For addicts who may be dealing with simultaneous – and often correlated – mental health issues, the Taos County Adult Detention Center also provides monthly phone calls that connect a psychiatrist with detainees who are most in need of help.
They are steps that show a growing acknowledgment of addiction and mental health as major issues within the walls of the county jail.
Other correctional facilities throughout New Mexico and the country, however, have gone further.
Some have begun to adopt the philosophy that addiction is best treated as a disease, as per the definition provided by the Centers for Disease Control and Prevention, rather than a temporary illness that can be cured within a few days in a holding cell.
“There needs to be more education about the disease of addiction, and more medically assisted treatment available to those who are incarcerated, along with good peer support, in my opinion,” said Kathy Sutherland-Brau, director of Inside Out Recovery, a peer support organization that offers weekly outreach at the Taos County jail. “The jail is a societal band-aid for addicts and mentally ill individuals in most cases due to lack of easily accessible treatment without wait times.”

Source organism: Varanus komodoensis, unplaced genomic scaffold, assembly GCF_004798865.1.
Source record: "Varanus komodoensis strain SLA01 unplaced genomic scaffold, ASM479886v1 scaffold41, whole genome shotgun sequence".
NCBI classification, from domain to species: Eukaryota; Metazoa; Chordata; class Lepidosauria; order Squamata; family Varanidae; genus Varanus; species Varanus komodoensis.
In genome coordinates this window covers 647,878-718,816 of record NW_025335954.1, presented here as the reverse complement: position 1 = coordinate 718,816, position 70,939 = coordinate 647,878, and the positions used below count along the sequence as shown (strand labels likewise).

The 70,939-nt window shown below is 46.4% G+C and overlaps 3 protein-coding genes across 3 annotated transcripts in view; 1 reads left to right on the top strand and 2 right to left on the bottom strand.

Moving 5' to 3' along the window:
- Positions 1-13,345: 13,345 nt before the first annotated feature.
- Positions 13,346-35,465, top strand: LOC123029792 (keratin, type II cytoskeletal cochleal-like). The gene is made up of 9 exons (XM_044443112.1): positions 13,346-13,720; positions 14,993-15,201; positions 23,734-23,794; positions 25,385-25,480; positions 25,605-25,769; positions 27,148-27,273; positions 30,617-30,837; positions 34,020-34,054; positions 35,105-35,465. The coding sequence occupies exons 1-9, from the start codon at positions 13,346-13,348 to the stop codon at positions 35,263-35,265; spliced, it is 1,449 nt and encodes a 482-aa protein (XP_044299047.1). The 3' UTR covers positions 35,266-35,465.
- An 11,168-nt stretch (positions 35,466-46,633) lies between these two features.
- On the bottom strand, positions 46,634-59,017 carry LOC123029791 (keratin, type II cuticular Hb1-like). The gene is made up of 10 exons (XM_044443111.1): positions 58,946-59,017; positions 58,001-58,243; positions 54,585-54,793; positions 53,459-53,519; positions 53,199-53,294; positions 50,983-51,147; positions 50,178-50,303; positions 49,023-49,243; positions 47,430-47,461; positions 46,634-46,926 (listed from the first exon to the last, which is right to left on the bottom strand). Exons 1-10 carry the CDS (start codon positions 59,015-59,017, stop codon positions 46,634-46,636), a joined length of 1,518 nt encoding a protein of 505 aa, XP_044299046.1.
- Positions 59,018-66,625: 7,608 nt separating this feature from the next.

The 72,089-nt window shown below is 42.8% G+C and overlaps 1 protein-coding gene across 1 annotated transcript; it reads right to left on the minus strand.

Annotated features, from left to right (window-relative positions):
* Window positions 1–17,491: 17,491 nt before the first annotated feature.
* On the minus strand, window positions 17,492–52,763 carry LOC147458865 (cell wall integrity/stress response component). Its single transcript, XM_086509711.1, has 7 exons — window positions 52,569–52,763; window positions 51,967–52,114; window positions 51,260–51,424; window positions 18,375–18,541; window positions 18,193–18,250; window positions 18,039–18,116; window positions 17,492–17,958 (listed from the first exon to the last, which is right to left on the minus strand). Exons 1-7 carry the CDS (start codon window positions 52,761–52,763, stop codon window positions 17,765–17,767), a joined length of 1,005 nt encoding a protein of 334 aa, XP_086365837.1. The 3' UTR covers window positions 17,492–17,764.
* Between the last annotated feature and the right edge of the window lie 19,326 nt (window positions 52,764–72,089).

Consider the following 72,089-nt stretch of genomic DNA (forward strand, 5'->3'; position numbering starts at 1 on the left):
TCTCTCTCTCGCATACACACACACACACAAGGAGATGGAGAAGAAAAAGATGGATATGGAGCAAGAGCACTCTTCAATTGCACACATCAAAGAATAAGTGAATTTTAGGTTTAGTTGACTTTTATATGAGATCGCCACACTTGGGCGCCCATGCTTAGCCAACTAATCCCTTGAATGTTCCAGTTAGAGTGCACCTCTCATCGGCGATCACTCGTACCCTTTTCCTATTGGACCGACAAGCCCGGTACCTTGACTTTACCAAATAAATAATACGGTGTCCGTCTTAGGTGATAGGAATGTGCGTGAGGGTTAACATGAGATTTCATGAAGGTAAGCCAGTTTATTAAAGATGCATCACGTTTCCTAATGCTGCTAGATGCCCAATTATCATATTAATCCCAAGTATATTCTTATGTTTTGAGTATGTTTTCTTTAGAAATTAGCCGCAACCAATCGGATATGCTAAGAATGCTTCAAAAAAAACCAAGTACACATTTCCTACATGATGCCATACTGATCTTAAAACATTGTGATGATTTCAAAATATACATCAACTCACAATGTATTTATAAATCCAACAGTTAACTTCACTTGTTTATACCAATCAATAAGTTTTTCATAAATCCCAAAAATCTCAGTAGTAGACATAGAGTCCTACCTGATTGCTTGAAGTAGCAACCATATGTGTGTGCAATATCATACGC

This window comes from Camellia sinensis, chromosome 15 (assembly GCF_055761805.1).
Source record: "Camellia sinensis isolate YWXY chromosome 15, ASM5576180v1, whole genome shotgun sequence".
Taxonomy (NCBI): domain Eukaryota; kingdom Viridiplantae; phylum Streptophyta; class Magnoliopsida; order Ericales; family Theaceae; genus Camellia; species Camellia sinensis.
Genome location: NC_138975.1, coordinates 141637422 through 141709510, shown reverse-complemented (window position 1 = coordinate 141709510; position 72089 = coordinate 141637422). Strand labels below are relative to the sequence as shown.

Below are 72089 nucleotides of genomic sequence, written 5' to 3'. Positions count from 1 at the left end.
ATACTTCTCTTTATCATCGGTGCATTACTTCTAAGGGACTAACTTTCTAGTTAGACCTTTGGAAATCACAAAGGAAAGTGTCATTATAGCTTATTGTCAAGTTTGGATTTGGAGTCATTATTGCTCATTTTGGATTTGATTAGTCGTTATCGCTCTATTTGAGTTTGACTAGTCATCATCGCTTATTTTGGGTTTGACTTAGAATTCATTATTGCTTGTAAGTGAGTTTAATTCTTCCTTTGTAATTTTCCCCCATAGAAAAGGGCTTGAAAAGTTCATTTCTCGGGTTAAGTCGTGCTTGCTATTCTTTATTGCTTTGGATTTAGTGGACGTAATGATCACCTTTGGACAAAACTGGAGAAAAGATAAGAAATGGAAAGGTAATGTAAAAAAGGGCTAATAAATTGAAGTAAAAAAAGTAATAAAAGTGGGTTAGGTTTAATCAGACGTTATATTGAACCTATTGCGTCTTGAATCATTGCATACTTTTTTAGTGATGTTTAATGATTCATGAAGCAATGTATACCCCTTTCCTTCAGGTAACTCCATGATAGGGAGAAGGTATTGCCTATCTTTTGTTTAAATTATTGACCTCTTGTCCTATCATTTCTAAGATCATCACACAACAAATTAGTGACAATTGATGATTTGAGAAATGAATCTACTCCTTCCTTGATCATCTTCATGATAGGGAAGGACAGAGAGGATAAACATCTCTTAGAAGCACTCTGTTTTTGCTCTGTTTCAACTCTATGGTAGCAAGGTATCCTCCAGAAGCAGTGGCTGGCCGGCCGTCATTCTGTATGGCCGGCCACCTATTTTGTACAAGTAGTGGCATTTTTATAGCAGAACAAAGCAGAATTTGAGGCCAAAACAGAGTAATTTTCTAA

Opioid-replacement therapy medications, such as Suboxone, a mild opiate that helps addicts deal with withdrawal, are offered at Santa Fe County Detention Center and Metropolitan Detention Center in Bernalillo County. Other facilities throughout the country continue to offer methadone, an older medication also used to wean addicts off heroin, but which has been criticized for the harsh withdrawal it can cause.
But even at jails and prisons that offer such medications, a question remains as to whether they have any mitigating effect on contraband smuggled into correctional facilities.